MessagePack is used for serializing messages sent between Dart and Rust. For those who aren’t familiar, MessagePack is a nested binary structure similar to JSON, but much faster and more efficient.

Moreover, you can conveniently receive the latest commits from flutter-rust-app-template into your repository using the provided Python script below.

πŸ‘œ System Preparation

You can use an IDE of your choice. However, Visual Studio Code is recommended because it has extensive support from Flutter and Rust communities.

Basic Steps

  1. Git: Go to the official downloads page
  2. Python: This is needed to automate development process. Make sure python is available in the path environment variable. On Windows, you can download it from Microsoft Store. On Linux, refer to this post. On macOS, refer to this post. Version 3.11 or higher is recommended.
  3. Rust: Refer to the official docs.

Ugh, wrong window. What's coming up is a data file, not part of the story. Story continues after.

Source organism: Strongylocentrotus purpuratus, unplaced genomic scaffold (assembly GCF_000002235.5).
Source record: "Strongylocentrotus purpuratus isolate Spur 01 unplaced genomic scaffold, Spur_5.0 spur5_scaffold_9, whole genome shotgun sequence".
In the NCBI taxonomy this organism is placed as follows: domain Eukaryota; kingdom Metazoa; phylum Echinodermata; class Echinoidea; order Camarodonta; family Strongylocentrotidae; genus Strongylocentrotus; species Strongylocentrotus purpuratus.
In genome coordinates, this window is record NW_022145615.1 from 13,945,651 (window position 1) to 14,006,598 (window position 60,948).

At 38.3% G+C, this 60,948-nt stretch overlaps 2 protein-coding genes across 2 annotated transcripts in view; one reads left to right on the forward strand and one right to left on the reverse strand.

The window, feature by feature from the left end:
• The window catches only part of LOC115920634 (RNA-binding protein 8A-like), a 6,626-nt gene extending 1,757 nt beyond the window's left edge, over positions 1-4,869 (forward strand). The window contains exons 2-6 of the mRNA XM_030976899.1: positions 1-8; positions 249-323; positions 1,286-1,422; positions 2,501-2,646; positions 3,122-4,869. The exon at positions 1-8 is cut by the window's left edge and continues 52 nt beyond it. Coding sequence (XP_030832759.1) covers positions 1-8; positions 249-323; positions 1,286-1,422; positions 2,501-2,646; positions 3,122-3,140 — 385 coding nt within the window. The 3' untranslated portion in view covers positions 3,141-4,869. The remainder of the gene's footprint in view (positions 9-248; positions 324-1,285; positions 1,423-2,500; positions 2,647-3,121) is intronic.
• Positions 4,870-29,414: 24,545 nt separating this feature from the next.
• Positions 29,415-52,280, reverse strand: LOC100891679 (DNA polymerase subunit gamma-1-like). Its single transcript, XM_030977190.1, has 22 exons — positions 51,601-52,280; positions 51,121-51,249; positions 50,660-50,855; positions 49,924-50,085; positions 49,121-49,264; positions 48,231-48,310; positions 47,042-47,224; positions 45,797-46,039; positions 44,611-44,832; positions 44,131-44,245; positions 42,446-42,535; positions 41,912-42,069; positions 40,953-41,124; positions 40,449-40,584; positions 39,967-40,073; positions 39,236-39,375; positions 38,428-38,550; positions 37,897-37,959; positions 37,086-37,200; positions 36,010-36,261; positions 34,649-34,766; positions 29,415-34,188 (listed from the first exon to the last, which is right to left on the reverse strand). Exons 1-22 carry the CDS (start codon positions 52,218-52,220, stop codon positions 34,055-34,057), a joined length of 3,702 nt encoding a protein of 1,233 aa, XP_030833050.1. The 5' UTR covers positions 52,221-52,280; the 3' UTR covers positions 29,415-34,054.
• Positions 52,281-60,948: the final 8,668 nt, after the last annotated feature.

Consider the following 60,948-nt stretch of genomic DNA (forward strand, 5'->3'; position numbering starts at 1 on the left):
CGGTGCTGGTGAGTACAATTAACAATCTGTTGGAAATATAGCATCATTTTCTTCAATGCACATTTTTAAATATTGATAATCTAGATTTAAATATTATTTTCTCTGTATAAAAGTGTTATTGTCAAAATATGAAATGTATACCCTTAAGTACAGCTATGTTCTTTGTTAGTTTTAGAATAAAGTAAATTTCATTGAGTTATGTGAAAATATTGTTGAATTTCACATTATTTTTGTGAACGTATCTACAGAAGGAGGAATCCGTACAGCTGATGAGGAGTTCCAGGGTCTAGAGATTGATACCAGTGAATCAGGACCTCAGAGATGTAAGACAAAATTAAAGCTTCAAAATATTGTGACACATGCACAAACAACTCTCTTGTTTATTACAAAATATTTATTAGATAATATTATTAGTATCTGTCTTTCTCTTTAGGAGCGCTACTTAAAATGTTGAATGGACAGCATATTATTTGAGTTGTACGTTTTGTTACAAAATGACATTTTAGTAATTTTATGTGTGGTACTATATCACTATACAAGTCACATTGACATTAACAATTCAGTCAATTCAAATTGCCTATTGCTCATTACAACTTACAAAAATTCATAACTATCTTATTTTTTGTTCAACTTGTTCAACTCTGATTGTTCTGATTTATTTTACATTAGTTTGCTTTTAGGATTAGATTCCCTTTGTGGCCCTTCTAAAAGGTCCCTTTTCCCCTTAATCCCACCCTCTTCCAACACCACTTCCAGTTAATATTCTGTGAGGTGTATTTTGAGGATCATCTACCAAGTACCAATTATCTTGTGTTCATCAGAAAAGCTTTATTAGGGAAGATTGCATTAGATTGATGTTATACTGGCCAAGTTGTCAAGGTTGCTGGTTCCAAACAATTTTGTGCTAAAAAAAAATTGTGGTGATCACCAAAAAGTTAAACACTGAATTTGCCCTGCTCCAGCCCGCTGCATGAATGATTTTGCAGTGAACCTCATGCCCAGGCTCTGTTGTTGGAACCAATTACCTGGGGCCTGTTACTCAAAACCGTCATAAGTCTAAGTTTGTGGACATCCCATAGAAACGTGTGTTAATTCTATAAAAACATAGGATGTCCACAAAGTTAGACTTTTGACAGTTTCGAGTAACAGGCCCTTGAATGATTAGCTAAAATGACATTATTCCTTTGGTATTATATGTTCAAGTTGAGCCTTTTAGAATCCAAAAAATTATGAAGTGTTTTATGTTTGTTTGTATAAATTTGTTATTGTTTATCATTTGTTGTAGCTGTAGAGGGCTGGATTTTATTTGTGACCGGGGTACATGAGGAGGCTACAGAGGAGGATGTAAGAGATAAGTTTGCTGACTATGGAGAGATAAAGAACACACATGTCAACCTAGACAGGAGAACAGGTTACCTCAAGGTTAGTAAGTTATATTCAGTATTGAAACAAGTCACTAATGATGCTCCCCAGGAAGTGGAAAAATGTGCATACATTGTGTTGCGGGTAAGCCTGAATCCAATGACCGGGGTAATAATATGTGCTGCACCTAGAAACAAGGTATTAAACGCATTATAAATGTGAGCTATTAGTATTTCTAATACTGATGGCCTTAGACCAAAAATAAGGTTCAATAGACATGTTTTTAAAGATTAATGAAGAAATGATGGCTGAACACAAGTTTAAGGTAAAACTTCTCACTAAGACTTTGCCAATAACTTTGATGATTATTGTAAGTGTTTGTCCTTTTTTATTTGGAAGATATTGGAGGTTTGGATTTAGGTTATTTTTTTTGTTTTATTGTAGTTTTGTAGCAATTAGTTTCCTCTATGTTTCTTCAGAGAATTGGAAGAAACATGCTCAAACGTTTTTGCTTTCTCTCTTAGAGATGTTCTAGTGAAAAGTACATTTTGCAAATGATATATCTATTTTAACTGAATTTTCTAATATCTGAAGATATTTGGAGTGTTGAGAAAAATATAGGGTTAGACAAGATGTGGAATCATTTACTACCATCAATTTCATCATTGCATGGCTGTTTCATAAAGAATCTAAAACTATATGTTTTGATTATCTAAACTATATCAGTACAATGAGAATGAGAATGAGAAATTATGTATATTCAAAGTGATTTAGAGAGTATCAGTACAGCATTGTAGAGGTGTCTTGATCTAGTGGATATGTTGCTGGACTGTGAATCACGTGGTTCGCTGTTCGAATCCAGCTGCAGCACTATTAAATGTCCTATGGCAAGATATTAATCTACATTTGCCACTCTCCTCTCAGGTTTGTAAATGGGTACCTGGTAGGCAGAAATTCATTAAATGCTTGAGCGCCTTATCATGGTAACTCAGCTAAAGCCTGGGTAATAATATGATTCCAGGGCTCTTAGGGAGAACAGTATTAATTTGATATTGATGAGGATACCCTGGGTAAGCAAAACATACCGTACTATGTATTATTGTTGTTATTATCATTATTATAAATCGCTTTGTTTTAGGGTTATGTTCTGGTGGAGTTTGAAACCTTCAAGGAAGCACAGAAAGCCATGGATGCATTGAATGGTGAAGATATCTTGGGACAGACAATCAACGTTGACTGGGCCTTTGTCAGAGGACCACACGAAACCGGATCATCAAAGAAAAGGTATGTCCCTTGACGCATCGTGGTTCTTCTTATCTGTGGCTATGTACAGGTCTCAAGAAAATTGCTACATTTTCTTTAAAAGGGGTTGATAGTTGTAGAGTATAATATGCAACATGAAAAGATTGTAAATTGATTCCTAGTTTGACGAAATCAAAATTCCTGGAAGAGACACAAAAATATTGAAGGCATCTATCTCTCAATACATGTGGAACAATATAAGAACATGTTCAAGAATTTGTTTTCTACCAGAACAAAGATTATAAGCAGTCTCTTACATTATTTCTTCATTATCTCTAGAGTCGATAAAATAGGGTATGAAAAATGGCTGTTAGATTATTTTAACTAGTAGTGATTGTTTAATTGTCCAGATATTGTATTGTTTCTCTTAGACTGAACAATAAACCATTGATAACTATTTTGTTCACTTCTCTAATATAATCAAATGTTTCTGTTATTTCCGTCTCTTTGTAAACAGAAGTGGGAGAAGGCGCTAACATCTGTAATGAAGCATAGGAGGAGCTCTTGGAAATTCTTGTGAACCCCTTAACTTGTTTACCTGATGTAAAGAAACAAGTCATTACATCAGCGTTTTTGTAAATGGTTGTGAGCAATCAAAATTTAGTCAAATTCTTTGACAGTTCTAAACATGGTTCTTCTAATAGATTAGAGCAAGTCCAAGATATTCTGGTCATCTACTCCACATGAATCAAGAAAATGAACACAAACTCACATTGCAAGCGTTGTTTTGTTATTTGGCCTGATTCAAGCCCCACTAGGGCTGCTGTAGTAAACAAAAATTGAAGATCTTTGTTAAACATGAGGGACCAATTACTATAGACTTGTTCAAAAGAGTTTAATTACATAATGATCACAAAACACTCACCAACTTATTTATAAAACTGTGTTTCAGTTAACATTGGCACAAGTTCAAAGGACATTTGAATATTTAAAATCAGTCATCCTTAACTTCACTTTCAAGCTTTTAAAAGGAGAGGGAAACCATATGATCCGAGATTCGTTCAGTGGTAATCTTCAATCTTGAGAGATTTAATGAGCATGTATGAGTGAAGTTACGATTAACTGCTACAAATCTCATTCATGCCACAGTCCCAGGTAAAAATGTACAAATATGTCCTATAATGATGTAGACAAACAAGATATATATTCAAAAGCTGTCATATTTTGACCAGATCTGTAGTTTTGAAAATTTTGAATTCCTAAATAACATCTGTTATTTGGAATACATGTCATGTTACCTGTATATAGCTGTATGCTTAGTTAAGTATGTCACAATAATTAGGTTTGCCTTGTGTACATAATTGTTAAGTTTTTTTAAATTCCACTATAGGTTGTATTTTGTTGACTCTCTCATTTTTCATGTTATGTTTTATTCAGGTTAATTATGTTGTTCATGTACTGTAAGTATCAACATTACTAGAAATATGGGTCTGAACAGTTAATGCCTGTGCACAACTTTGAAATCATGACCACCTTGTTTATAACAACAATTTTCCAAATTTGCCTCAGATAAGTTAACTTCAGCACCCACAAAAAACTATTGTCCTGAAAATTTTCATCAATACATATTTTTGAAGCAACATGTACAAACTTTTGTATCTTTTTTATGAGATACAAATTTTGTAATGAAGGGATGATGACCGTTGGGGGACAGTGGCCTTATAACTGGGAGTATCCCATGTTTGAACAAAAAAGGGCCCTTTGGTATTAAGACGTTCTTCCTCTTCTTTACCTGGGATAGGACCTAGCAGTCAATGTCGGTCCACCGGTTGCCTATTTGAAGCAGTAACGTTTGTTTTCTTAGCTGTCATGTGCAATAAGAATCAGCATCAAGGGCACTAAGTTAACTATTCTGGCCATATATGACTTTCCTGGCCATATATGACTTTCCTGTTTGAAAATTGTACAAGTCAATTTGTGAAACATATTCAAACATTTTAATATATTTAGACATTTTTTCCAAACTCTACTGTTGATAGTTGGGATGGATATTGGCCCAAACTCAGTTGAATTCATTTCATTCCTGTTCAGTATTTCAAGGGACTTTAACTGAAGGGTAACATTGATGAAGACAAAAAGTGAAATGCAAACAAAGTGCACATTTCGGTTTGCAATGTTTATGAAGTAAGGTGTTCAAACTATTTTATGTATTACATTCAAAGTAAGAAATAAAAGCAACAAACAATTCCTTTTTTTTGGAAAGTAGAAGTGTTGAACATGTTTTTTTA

4. Flutter: Refer to the official docs. Version 3.10 or higher is recommended.

And then you can make sure that your system is ready for development in the terminal.

git --version
python --version
rustc --version
flutter doctor

Carefully read the output and install the necessary components described in the terminal. You can repeat these commands to verify the status of your system while you are installing those components. If there are no warnings in the output, you are good to go!

Extra Steps

If you are planning to compile your code for Windows, Linux, or macOS, you can skip this section.

For Android, open up Android Studio and go to the SDK Manager. In the SDK Tools tab, enable the NDK (side by side) component. After that, run the following commands.